Unit 3: the Universe of obligation 3-15

tend to use a standard that is relative to some conception of normal behavior. Comfortably off Americans who give, say, 10 percent of their income to overseas aid organizations are so far ahead of most of their equally comfortable fellow citizens that I wouldn't go out of my way to chastise them for not doing more. Nevertheless, they should be doing much more, and they are in no position to criticize Bob for failing to make the much greater sacrifice of his Bugatti. At this point various objections may crop up. Someone may say: "If every citizen living in the affluent nations contributed his or her share I wouldn't have to make such a drastic sacrifice, because long before such levels were reached, the resources would have been there to save the lives of all those children dying from lack of food or medical care. So why should I give more than my fair share?" Another, related, objection is that the Government ought to increase its overseas aid allocations, since that would spread the burden more equitably across all taxpayers. Yet the question of how much we ought to give is a matter to be decided in the real world -- and that, sadly, is a world in which we know that most people do not, and in the immediate future will not, give substantial amounts to overseas aid agencies. We know, too, that at least in the next year, the United States Government is not going to meet even the very modest United Nationsrecommended target of 0.7 percent of gross national product; at the moment it lags far below that, at 0.09 percent, not even half of Japan's 0.22 percent or a tenth of Denmark's 0.97 percent. Thus, we know that the money we can give beyond that theoretical "fair share" is still going to save lives that would otherwise be lost. While the idea that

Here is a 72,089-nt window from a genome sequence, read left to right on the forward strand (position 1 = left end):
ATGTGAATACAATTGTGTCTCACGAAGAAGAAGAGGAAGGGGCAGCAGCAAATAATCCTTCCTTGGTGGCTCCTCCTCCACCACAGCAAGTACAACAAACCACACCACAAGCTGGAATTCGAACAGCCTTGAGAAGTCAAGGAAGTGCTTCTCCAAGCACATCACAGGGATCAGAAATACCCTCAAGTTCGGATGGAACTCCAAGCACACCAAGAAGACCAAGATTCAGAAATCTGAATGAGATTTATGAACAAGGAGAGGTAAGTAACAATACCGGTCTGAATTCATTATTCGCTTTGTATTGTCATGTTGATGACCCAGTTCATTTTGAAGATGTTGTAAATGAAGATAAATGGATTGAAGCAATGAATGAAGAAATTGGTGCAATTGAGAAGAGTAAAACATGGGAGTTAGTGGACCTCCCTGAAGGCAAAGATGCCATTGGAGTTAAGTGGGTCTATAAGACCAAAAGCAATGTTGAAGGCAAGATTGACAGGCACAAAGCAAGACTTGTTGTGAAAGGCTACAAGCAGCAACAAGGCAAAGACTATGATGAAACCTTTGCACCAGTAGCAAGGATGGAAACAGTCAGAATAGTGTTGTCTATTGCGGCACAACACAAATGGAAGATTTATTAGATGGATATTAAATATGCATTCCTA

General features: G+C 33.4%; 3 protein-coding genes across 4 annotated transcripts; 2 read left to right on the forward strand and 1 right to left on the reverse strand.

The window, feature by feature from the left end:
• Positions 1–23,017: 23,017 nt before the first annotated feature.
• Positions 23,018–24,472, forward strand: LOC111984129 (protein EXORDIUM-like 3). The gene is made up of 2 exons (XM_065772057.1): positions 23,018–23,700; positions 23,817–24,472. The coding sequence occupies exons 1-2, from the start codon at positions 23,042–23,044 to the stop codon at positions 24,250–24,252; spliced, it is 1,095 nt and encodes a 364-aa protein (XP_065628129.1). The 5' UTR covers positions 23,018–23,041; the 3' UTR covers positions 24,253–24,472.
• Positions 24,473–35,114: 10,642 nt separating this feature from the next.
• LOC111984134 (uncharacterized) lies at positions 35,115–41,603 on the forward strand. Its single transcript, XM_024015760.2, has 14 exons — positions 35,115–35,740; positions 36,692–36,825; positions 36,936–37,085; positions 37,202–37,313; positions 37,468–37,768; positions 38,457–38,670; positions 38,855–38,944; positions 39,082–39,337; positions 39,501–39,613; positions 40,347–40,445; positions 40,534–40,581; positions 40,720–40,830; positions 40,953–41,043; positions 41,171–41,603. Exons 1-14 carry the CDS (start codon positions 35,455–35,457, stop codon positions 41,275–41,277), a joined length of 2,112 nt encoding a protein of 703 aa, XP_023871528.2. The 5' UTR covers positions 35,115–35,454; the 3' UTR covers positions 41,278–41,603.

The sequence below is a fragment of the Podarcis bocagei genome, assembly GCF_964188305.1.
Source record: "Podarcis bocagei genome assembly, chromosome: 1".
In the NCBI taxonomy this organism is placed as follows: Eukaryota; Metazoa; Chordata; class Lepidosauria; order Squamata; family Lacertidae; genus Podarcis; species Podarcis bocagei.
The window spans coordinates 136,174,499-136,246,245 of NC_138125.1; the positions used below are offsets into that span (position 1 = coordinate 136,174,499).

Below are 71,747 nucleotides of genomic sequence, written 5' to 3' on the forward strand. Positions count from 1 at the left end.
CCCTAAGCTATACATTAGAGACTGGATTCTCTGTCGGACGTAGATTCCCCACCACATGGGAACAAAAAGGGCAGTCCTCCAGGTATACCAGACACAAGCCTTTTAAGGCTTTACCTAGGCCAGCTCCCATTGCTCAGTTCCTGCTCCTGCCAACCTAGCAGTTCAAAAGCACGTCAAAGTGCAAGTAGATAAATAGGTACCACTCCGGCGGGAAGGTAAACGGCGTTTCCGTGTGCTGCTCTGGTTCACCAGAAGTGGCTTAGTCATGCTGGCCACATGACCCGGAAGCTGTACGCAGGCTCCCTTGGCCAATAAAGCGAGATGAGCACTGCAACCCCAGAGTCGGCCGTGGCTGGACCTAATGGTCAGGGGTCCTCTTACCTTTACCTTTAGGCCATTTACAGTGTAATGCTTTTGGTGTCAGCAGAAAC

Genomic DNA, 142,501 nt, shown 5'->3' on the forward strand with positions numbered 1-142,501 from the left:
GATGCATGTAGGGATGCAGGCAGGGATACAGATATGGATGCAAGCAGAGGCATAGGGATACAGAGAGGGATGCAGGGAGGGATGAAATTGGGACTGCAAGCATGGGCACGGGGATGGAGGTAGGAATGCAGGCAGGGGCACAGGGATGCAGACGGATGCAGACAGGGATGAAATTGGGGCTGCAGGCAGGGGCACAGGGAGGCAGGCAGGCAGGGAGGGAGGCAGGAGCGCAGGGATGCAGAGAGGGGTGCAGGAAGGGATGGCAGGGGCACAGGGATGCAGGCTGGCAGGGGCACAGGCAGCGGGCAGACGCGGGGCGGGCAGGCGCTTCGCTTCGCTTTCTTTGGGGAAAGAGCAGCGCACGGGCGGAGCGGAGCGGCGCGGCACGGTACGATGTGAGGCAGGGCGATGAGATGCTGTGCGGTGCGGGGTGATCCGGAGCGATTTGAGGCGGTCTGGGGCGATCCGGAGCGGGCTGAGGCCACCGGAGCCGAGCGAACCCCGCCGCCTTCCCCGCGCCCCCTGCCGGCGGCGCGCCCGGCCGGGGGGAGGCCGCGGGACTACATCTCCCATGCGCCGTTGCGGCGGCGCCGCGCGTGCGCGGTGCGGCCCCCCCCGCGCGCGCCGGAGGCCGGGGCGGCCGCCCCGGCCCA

3-16 Unit 3: the Universe of obligation